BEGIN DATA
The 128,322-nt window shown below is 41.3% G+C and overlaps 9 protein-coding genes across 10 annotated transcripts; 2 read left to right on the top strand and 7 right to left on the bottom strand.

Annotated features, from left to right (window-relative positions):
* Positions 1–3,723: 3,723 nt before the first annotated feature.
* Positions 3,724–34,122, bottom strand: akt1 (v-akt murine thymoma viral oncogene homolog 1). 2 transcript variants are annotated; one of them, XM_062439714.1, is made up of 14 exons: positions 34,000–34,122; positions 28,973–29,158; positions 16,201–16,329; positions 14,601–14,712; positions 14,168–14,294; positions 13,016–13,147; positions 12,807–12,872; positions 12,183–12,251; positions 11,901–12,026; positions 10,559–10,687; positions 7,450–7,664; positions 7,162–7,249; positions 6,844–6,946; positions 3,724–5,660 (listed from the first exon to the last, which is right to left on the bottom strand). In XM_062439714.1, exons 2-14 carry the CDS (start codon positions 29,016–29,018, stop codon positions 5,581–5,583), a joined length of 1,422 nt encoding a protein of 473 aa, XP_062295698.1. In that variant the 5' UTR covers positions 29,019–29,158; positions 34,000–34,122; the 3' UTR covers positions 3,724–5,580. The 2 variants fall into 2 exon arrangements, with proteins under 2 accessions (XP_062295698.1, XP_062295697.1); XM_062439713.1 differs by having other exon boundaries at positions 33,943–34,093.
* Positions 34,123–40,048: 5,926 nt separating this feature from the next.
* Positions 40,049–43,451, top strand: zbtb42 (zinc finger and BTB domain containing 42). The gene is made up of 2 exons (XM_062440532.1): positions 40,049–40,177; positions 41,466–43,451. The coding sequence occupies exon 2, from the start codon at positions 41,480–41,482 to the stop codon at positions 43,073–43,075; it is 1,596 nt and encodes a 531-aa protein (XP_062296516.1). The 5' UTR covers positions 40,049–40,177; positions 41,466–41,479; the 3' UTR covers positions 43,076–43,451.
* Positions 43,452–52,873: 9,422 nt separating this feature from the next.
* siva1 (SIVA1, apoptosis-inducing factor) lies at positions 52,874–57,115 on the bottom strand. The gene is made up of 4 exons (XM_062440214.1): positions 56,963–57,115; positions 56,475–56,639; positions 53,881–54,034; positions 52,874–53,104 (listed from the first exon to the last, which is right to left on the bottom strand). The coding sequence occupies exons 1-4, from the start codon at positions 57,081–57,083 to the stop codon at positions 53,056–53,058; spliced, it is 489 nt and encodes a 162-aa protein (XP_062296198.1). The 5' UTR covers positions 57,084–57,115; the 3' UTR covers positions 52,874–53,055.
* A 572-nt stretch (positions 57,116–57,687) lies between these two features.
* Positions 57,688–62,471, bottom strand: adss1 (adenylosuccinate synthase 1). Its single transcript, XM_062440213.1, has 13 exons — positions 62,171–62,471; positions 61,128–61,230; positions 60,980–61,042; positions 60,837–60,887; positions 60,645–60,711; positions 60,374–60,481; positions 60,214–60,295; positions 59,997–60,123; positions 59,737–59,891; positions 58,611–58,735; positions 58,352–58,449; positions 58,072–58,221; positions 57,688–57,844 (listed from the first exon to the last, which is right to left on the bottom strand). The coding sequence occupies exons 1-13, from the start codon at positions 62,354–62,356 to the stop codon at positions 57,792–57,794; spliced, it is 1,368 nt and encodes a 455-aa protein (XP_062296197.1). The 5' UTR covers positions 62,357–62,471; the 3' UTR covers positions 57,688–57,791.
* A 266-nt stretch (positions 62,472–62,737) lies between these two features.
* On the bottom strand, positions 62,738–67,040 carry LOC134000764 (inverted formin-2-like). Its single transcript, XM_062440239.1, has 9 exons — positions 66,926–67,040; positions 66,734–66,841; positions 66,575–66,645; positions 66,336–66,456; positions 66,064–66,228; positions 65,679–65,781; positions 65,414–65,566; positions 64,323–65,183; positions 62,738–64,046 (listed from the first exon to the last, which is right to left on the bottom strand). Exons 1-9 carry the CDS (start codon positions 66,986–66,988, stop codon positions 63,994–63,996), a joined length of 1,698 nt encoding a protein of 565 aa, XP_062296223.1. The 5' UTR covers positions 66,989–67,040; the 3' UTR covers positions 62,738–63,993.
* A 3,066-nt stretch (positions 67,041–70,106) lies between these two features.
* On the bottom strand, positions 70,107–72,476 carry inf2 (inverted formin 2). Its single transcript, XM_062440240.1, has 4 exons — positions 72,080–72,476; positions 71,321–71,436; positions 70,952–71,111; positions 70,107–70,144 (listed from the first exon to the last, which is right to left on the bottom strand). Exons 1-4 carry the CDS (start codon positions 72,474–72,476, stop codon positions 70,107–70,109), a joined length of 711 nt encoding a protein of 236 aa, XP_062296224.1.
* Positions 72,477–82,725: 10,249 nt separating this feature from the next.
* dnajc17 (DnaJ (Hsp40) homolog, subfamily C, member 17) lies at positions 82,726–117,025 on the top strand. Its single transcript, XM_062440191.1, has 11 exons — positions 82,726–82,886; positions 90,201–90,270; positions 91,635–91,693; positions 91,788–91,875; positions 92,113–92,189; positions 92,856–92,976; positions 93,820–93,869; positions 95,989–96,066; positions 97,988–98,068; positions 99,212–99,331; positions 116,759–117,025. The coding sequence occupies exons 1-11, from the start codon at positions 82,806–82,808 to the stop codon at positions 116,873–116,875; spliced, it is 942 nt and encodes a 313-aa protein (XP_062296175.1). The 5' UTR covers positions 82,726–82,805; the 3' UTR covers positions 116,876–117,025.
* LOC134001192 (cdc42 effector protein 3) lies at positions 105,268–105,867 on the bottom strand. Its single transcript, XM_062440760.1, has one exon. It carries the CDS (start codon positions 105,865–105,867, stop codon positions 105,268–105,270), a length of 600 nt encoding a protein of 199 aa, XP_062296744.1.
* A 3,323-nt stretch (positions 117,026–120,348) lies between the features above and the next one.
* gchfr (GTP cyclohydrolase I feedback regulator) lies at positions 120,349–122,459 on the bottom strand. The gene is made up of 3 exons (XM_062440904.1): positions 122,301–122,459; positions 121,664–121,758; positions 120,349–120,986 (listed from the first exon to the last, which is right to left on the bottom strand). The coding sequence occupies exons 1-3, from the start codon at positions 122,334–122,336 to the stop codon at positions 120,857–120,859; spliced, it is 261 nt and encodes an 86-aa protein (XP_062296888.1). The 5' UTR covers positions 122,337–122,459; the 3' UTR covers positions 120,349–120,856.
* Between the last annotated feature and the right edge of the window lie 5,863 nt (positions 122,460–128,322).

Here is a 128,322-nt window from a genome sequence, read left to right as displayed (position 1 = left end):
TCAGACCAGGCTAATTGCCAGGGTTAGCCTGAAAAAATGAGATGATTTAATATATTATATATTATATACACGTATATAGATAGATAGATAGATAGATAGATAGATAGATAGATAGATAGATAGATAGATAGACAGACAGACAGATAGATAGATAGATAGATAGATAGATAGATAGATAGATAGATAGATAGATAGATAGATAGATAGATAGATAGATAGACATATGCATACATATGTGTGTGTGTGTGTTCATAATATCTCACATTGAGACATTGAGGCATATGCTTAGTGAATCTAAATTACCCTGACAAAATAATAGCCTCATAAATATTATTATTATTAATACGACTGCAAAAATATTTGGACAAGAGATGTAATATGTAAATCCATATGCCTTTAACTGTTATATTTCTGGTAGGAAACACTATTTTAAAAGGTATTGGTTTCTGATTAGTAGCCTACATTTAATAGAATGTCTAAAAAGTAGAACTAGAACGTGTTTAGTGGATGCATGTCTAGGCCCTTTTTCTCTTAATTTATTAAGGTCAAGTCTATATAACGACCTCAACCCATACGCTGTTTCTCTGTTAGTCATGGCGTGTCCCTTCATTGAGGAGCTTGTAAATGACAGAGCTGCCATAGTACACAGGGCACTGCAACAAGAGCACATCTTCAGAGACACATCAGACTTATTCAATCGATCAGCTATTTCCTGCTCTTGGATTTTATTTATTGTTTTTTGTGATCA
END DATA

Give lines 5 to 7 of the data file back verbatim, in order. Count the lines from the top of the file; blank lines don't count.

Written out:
* Positions 34,123–40,048: 5,926 nt separating this feature from the next.
* Positions 40,049–43,451, top strand: zbtb42 (zinc finger and BTB domain containing 42). The gene is made up of 2 exons (XM_062440532.1): positions 40,049–40,177; positions 41,466–43,451. The coding sequence occupies exon 2, from the start codon at positions 41,480–41,482 to the stop codon at positions 43,073–43,075; it is 1,596 nt and encodes a 531-aa protein (XP_062296516.1). The 5' UTR covers positions 40,049–40,177; positions 41,466–41,479; the 3' UTR covers positions 43,076–43,451.
* Positions 43,452–52,873: 9,422 nt separating this feature from the next.